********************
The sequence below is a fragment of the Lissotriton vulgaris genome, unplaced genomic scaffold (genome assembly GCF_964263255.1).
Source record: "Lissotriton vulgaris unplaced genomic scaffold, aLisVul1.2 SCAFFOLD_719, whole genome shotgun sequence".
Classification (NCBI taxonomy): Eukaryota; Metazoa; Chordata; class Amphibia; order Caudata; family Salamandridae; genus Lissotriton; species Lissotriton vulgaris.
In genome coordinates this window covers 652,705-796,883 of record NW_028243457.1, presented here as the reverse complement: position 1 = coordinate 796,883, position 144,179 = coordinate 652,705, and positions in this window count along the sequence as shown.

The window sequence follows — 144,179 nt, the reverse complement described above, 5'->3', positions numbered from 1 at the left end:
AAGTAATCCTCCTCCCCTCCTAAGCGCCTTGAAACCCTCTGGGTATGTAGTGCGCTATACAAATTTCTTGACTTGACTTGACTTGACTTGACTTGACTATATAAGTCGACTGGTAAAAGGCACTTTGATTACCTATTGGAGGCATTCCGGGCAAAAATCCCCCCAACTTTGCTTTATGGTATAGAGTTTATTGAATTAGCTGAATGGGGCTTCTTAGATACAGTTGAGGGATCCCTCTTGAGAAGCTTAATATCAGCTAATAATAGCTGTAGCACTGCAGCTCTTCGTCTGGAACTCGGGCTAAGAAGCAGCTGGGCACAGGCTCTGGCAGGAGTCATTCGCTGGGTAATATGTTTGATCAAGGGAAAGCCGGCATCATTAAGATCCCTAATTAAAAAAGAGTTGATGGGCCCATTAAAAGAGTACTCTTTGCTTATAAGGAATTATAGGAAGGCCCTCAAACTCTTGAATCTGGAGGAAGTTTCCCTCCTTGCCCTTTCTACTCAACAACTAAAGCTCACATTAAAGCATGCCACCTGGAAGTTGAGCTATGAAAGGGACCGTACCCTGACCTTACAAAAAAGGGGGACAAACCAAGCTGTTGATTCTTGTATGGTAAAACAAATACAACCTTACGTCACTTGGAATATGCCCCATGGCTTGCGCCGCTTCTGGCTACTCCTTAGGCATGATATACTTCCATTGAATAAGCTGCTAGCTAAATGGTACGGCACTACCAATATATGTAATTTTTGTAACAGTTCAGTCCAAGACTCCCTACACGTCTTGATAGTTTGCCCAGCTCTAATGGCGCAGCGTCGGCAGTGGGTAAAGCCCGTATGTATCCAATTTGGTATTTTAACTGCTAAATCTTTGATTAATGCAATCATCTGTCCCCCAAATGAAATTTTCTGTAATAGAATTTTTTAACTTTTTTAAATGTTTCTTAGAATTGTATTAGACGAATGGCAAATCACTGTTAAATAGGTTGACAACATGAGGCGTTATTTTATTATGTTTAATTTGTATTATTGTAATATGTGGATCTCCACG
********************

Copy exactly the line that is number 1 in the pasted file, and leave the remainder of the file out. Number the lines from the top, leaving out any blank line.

The sequence below is a fragment of the Lissotriton vulgaris genome, unplaced genomic scaffold (genome assembly GCF_964263255.1).